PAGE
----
Cameron, John (1773-1844) (DNB00)

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CAMERON, Sir JOHN (1773–1844), general, was the second son of John Cameron of Calchenna, and nephew of John Cameron of Caltort, the head of a branch of the great clan Cameron, and a descendant of Lochiel. He was born on 3 Jan. 1773; was educated at Eton, and on 25 April 1787 received his first commission as an ensign in the 43rd regiment. On 30 Sept. 1790 he was promoted lieutenant, and on 11 July 1794 captain in the same regiment. In 1793 his regiment was one of those which formed Sir Charles Grey's expedition to the West Indies; he was present at the capture of the islands of Martinique, St. Lucia, and Guadeloupe, and was especially distinguished at the storming of Fort Fleur d'épée in the latter island, where he won his captaincy. In 1794 Sir Charles Grey returned to England, in the belief that his West Indian conquests were safe, and the 43rd regiment, which had been so reduced by sickness that Cameron, though only & junior captain, commanded it, formed part of the garrison of the Berville camp under Brigadier-general Graham, who had been left in charge of the island of Guadeloupe. Victor Hugues, the commissioner of the French republic in the West Indies, then organised an army out of the beaten French soldiers, the negro slaves, and the Caribs, reconquered St. Lucia, and in the autumn of 1794 attacked Guadeloupe. His first assault upon the Berville Camp on 30 Sept. was unsuccessful, but, on 4 Oct. the camp was carried, and Cameron was wounded and made prisoner. He remained in France as a prisoner of war for more than two years, but in 1797 was exchanged, and immediately rejoined his regiment in the West Indies. There he remained till 1800, when he was promoted major, and brought his regiment home, after it, had suffered terrible losses from the West Indian climate. On 28 May 1807 Cameron was appointed lieutenant-colonel of the 7th West India regiment, and on 5 Sept, of the same year exchanged into the 9th regiment. In July 1808 he set sail for Portugal with the expedition under Sir Arthur Wellesley, and the 9th and 29th regiments were on disembarking brigaded together as the 3rd brigade under Brigadier-general Catlin Craufurd. This brigade bore the brunt, of the battle of Roliça, for it had to charge and carry the strong position of Laborde in front, and in so doing Colonel Stewart, of the 2nd battalion of the 9th, was killed, and Cameron succeeded to the command of the regiment. With it he served at the battle of Vimeiro, in the advance to Salamanca, and the disastrous retreat to Corunna, and then returned to England at its head. From July to September 1809 he commanded the 1st battalion in the Walcheren expedition, and in March 1810 returned to Portugal at the head of the 2nd battalion of the 9th, which he commanded until the end of the Peninsular war. At the Battle of Busaco on 27 Sept. 1810 he was particularly distinguished; the picked regiments of Reynier'e corps d'armee had driven in the right of the 3rd division, and established themselves in the be very heart of the British position. General Leith ordered up his 1st brigade to drive off the enemy, but the ground was too rugged for them to advance. "Meanwhile," to quote the words of Sir William Napier, "Colonel Cameron, informed by a staff officer of the critical state of affairs, formed the 9th regiment in line under a violent fire, and, without returning a single shot, ran in upon and drove the grenadiers from the rocks with irresistible bravery, plying them with a destructive musketry as long as they could be reached, and yet with excellent discipline refraining from pursuit, lest the crest of the position should be again lost, for the mountain was so rugged that it was impossible to judge clearly of the general state of the action" (Napier, Peninsular War, book xi. chap. 7). Cameron afterwards commanded his regiment at the battle of Fuentes de Onoro, the siege of Badajoz, the battle of Salamanca, the affair with the French rear guard at Osma on 18 June 1813, and the battle of Vittoria, on all of which occasions it formed a part of the 2nd brigade of the 5th division under General Leith. At the siege o San Sebastian the 9th carried the convent of San Bartholomé on 17 July 1813, when Cameron was wounded; it was engaged in the attempt of 25 July to storm San Sebastian, and in the successful assault of 31 Aug., when Cameron was again wounded, and during the siege operations his regiment lost two-thirds of its officers and three-fourths of its soldiers, In the invasion of France, as in the advance upon Vittoria, the 5th division formed the extreme left of the army; the 9th regiment led the division across the Bidassoa and in the attack on the French position, in the battle of the Nivelle, and in the fiercely contested battles of 9, 10, and 11 Dec. before Bayonne, which are known as the bottle of the Nive. In these three days the 9th regiment lost 300 men; on 10 Dec. it was completely surrounded, but charged back to the main army, and took 400 prisoners, and on 11 Dec. Cameron had his horse killed under him when reconnoitring the village of Anglet. The loss of the regiment in 1813 exceeded that of any other regiment in the Peninsula, amounting to 41 officers and 646 men killed and wounded. Cameron was not present at Orthes or Toulouse but was engaged until the end of the war in Sir John Hope's operations before Bayonne. On the conclusion of peace he received many rewards. On 4 June 1814 he was promoted colonel, and on the extension of the order of the Bath in January 1815 he was made one of the first K.C.B.'s; he was also made a knight of the Tower and Sword of Portugal, and received a gold cross with three clasps in commemoration of the six battles and one siege at which he had commanded his regiment. In 1814 he commanded his regiment in Canada, where he acted as brigadier-general and commandant of the garrison of Kingston until 1815, when he received the command of a brigade in the army of occupation in France. On 19 July 1821 Cameron was promoted major-general, and commanded the western district from 1823 to 1883, in which year he was appointed colonel of the 9th regiment, which be had so long commanded. On 10 Jan. 1837 he was promoted lieutenant-general; and on 23 Nov. 1844 died at Guernsey. He married a Miss Brock, niece of the first Lord de Saumarez, when stationed in Guernsey in 1803, by whom he had a son, Sir Duncan Cameron, G.C.B., who commanded the Black Watch at the battle of Balaclava, and afterwards the highland brigade in the Crimea.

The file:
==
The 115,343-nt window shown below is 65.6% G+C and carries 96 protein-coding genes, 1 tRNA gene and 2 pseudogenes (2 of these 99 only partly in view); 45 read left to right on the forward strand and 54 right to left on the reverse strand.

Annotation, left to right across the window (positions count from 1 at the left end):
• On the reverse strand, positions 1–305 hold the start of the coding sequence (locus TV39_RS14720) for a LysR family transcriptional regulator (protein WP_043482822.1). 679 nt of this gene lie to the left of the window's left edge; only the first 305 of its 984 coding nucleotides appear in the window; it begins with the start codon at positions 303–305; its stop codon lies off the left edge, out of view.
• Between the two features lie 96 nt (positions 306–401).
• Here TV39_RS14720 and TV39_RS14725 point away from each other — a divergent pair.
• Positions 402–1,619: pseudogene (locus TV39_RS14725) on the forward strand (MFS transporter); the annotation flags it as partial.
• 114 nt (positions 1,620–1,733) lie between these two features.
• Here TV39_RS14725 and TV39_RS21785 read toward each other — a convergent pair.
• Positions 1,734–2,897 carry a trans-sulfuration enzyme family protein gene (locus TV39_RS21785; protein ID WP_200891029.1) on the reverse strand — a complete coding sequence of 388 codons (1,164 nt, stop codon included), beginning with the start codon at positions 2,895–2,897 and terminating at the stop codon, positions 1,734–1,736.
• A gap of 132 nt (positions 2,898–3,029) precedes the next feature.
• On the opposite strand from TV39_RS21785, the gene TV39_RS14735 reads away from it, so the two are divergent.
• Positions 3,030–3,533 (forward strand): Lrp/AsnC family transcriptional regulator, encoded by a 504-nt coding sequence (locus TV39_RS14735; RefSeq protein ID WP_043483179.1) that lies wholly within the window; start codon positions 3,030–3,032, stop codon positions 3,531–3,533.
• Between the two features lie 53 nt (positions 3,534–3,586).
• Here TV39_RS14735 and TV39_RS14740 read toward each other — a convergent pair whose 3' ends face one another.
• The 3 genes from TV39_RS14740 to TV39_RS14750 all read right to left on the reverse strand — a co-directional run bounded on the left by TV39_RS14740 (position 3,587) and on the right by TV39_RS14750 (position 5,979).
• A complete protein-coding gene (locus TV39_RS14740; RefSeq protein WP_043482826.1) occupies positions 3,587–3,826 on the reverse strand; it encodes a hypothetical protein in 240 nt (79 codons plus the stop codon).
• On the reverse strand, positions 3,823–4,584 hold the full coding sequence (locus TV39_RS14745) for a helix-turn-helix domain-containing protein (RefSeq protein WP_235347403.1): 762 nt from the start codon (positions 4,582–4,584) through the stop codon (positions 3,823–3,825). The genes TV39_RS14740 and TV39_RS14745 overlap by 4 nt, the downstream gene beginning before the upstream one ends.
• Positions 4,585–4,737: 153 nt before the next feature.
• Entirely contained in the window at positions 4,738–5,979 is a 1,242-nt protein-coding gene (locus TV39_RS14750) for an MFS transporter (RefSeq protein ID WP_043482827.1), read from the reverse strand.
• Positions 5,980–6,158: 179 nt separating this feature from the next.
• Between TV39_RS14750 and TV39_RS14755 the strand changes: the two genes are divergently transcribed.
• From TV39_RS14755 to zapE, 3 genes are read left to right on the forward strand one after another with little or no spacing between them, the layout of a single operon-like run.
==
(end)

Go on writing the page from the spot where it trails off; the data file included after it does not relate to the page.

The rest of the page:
[Royal Military Calendar; Regimental Record of the 9th Regiment; Wellington Despatches; Napier's Peninsular War; information contributed by General Sir Duncan Cameron, G. C. B.]

H. M. S.